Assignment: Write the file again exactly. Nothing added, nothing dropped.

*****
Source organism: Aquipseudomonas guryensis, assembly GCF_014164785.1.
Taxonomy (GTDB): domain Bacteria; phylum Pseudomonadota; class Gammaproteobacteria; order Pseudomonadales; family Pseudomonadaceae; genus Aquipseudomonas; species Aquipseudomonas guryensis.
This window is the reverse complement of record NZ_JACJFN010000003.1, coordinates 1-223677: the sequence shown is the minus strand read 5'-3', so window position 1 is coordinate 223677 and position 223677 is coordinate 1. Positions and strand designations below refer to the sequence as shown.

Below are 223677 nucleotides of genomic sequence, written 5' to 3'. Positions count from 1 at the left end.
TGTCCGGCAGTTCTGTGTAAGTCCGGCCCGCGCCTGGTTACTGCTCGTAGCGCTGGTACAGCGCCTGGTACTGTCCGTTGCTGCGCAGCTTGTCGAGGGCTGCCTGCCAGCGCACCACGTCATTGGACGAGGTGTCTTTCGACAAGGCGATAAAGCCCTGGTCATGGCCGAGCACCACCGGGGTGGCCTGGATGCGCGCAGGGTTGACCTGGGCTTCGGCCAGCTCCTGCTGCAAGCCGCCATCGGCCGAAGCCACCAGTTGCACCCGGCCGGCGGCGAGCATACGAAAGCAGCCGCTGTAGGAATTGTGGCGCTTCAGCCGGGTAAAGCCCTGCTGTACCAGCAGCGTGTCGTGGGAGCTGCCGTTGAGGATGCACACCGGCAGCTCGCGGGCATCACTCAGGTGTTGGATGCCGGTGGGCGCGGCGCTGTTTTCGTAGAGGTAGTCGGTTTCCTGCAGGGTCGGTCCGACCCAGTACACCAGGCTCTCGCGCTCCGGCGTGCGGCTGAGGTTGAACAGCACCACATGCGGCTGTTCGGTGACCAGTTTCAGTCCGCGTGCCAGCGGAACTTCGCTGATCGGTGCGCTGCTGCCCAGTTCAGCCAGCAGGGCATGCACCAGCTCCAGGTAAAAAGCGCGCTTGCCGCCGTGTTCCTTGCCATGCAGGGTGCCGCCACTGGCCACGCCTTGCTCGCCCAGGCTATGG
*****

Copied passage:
Source organism: Aquipseudomonas guryensis, assembly GCF_014164785.1.
Taxonomy (GTDB): domain Bacteria; phylum Pseudomonadota; class Gammaproteobacteria; order Pseudomonadales; family Pseudomonadaceae; genus Aquipseudomonas; species Aquipseudomonas guryensis.
This window is the reverse complement of record NZ_JACJFN010000003.1, coordinates 1-223677: the sequence shown is the minus strand read 5'-3', so window position 1 is coordinate 223677 and position 223677 is coordinate 1. Positions and strand designations below refer to the sequence as shown.

Below are 223677 nucleotides of genomic sequence, written 5' to 3'. Positions count from 1 at the left end.
TGTCCGGCAGTTCTGTGTAAGTCCGGCCCGCGCCTGGTTACTGCTCGTAGCGCTGGTACAGCGCCTGGTACTGTCCGTTGCTGCGCAGCTTGTCGAGGGCTGCCTGCCAGCGCACCACGTCATTGGACGAGGTGTCTTTCGACAAGGCGATAAAGCCCTGGTCATGGCCGAGCACCACCGGGGTGGCCTGGATGCGCGCAGGGTTGACCTGGGCTTCGGCCAGCTCCTGCTGCAAGCCGCCATCGGCCGAAGCCACCAGTTGCACCCGGCCGGCGGCGAGCATACGAAAGCAGCCGCTGTAGGAATTGTGGCGCTTCAGCCGGGTAAAGCCCTGCTGTACCAGCAGCGTGTCGTGGGAGCTGCCGTTGAGGATGCACACCGGCAGCTCGCGGGCATCACTCAGGTGTTGGATGCCGGTGGGCGCGGCGCTGTTTTCGTAGAGGTAGTCGGTTTCCTGCAGGGTCGGTCCGACCCAGTACACCAGGCTCTCGCGCTCCGGCGTGCGGCTGAGGTTGAACAGCACCACATGCGGCTGTTCGGTGACCAGTTTCAGTCCGCGTGCCAGCGGAACTTCGCTGATCGGTGCGCTGCTGCCCAGTTCAGCCAGCAGGGCATGCACCAGCTCCAGGTAAAAAGCGCGCTTGCCGCCGTGTTCCTTGCCATGCAGGGTGCCGCCACTGGCCACGCCTTGCTCGCCCAGGCTATGG